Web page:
In Minkowski spacetime, two observers, $A$ and $B$, are moving at uniform speeds $u$ and $v$, respectively, along different trajectories, each parallel to the y-axis of some inertial frame $S$. Observer $A$ emits a photon with frequency $\nu_{A}$ that travels in the x-direction in $S$ and is received by observer $B$ with frequency $\nu_B$. Show that the Doppler shift $\frac{\nu_B}{\nu_A}$ in the photon frequency is independent of whether $A$ and $B$ are travelling in the same direction or opposite directions.

Relevant equations: $$\frac{\lambda}{\lambda'} = \frac{\nu_B}{\nu_A} = \gamma(1-\beta\cos\theta)$$

Aberration formula: $$\cos\theta' = \frac{\cos\theta - \beta}{1-\beta\cos\theta} = -\beta$$
(for transverse case)
The answer is apparently that the Doppler shift is independent of the relative direction of motion. I have tried to transform to the frame $S'$ where $B$ is stationary, finding the velocity of $A$ using the addition of velocities formula - to then get gamma. I have used the abberation formula to insert $\cos\theta'$ into the Doppler shift formula above to get $\frac{\nu_B}{\nu_A} = \gamma(1+\beta^2)$. Plugging in the velocity of the emitter $A$ in frame $S'$ doesn't seem to get the required result.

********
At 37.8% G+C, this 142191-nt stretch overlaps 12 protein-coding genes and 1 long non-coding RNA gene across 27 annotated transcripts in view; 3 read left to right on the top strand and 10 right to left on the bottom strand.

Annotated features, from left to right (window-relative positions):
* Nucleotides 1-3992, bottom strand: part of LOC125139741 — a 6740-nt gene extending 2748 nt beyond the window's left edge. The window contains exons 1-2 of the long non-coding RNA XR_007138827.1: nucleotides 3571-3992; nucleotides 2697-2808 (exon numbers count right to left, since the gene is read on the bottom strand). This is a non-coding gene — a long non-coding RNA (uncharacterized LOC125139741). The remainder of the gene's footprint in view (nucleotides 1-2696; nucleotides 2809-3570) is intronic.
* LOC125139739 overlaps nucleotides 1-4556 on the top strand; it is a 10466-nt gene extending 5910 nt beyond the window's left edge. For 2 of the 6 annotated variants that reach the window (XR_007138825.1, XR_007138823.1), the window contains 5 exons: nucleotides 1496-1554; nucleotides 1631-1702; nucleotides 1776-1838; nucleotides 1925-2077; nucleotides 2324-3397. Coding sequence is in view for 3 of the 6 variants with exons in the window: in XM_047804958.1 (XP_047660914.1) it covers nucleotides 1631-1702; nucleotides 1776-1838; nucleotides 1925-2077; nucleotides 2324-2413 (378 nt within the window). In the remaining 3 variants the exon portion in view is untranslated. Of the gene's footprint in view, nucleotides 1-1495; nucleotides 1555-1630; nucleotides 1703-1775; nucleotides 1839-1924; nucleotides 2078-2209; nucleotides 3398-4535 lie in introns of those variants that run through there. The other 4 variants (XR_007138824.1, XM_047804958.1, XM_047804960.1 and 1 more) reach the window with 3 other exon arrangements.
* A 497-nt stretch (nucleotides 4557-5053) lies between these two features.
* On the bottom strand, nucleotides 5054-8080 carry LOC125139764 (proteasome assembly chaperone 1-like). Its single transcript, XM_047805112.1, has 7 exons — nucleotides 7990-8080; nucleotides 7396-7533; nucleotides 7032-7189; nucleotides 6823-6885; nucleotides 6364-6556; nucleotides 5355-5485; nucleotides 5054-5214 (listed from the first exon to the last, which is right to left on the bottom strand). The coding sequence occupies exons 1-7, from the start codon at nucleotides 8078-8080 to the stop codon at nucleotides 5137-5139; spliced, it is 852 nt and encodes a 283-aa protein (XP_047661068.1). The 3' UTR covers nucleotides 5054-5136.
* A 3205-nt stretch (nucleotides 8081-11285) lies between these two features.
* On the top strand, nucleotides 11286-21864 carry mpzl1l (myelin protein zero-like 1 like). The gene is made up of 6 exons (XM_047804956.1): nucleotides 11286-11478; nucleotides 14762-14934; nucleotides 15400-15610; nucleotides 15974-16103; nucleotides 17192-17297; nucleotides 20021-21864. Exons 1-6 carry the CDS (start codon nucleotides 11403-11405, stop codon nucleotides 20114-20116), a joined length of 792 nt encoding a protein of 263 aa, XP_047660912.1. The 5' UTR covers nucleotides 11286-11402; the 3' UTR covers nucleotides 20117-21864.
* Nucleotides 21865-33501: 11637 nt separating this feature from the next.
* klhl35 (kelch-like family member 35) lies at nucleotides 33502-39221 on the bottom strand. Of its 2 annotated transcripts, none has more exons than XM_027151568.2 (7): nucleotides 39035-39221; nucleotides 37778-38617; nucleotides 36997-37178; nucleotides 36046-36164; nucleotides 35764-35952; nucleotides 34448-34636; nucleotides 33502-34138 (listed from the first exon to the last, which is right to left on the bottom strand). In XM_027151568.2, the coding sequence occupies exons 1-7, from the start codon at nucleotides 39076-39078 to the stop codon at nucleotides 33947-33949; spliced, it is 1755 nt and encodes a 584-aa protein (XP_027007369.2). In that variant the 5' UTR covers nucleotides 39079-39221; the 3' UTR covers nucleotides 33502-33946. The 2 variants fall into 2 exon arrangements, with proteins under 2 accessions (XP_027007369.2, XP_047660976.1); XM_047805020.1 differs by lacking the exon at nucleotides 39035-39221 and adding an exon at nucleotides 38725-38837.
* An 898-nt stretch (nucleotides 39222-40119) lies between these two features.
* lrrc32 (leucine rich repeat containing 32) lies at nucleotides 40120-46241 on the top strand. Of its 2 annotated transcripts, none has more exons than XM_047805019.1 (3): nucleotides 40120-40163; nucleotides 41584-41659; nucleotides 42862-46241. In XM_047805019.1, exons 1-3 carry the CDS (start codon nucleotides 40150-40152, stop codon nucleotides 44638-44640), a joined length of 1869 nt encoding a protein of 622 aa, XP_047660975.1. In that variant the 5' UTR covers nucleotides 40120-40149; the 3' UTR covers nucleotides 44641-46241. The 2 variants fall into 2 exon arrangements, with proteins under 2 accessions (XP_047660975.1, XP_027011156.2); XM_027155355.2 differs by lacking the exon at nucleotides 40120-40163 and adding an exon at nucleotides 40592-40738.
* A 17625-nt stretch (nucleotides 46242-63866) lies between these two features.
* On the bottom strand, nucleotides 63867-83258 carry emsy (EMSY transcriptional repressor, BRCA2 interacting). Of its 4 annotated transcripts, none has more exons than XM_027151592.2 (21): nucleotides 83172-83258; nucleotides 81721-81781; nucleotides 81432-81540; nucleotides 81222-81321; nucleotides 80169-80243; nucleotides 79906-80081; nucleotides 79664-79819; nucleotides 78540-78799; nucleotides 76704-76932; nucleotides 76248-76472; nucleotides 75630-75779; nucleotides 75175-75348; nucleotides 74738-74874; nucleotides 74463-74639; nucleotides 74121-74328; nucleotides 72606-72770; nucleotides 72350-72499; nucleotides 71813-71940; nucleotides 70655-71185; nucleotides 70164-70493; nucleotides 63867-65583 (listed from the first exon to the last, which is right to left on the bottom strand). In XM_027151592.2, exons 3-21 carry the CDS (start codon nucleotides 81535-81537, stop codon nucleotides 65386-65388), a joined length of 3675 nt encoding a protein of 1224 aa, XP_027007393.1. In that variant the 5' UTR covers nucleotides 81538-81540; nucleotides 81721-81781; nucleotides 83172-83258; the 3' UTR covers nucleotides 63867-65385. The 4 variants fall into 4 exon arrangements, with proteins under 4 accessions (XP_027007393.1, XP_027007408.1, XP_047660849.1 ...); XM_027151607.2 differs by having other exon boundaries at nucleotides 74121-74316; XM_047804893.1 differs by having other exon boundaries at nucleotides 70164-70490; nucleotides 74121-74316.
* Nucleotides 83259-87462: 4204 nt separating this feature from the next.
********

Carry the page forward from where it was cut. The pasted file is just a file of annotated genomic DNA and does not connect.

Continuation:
1 Answer 1


Before answering your question, please be informed that I use the following correct form of your first equation:

$$\nu_B=\nu_A \frac{1+\frac{w}{c}\cos\theta_A}{\sqrt{1-\frac{w^2}{c^2}}}\space ,$$

where $w=\frac{u+v}{1+{uv}/{c^2}}$ is the relativistic velocity of $A$ as measured by $B$. (Assume that $A$ and $B$ recede from each other along $y_A$ and $y_B$.) However, remember that using the aberration formula, we should find the original angle of emission in $A$'s frame of reference, while the emission angle is calculated as $\theta_S=\pi/2$ in $\boldsymbol S$. Therefore, we must consider $A$'s velocity of $u$ WRT $S$, rather than $w$:

$$\cos \theta_A=\frac{\cos \theta_S-\frac{u}{c}}{1-\frac{u}{c}\cos \theta_S}=-\frac{u}{c} \space.$$

Subtituting the second equation in the first one and using $w=\frac{u+v}{1+{uv}/{c^2}}$ implies:

$$\nu_B=\nu_A \frac{1-\frac{wu}{c^2}}{\sqrt{1-\frac{w^2}{c^2}}}=\nu_A × \frac{c^2-\frac{u(u+v)}{1+uv/c^2}}{c\sqrt{c^2-\frac{u^2+v^2+2uv}{(1+uv/c^2)^2}}}=\nu_A \frac{c^2-u^2}{c\sqrt{c^2+\frac{u^2v^2}{c^2}-u^2-v^2}}=\nu_A \sqrt{\frac{c^2-u^2}{c^2-v^2}}\space .$$

As you see, if you change $u$ into $-u$, or $v$ into $-v$, the result remains the same.


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